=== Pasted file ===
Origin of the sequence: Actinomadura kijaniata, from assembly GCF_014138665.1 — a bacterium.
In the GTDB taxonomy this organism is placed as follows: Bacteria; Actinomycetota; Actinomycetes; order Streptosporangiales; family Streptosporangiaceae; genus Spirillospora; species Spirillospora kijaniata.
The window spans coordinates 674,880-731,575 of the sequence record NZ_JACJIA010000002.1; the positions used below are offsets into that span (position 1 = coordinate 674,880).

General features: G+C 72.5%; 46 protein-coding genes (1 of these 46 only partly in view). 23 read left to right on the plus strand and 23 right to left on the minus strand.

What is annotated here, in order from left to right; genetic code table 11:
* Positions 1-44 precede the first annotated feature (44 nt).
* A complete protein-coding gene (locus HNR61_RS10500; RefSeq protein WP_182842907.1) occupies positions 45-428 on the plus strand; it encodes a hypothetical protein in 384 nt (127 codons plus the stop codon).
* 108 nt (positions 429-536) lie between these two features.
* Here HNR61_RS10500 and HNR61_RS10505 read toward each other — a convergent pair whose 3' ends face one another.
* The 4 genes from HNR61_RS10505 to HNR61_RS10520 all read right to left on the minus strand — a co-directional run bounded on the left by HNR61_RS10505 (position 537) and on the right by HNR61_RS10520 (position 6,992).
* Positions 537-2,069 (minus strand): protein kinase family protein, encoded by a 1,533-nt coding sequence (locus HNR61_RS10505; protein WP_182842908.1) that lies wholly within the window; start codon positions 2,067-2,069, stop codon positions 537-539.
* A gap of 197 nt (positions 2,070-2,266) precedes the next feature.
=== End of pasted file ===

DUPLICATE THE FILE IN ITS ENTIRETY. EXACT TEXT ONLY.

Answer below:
Origin of the sequence: Actinomadura kijaniata, from assembly GCF_014138665.1 — a bacterium.
In the GTDB taxonomy this organism is placed as follows: Bacteria; Actinomycetota; Actinomycetes; order Streptosporangiales; family Streptosporangiaceae; genus Spirillospora; species Spirillospora kijaniata.
The window spans coordinates 674,880-731,575 of the sequence record NZ_JACJIA010000002.1; the positions used below are offsets into that span (position 1 = coordinate 674,880).

General features: G+C 72.5%; 46 protein-coding genes (1 of these 46 only partly in view). 23 read left to right on the plus strand and 23 right to left on the minus strand.

What is annotated here, in order from left to right; genetic code table 11:
* Positions 1-44 precede the first annotated feature (44 nt).
* A complete protein-coding gene (locus HNR61_RS10500; RefSeq protein WP_182842907.1) occupies positions 45-428 on the plus strand; it encodes a hypothetical protein in 384 nt (127 codons plus the stop codon).
* 108 nt (positions 429-536) lie between these two features.
* Here HNR61_RS10500 and HNR61_RS10505 read toward each other — a convergent pair whose 3' ends face one another.
* The 4 genes from HNR61_RS10505 to HNR61_RS10520 all read right to left on the minus strand — a co-directional run bounded on the left by HNR61_RS10505 (position 537) and on the right by HNR61_RS10520 (position 6,992).
* Positions 537-2,069 (minus strand): protein kinase family protein, encoded by a 1,533-nt coding sequence (locus HNR61_RS10505; protein WP_182842908.1) that lies wholly within the window; start codon positions 2,067-2,069, stop codon positions 537-539.
* A gap of 197 nt (positions 2,070-2,266) precedes the next feature.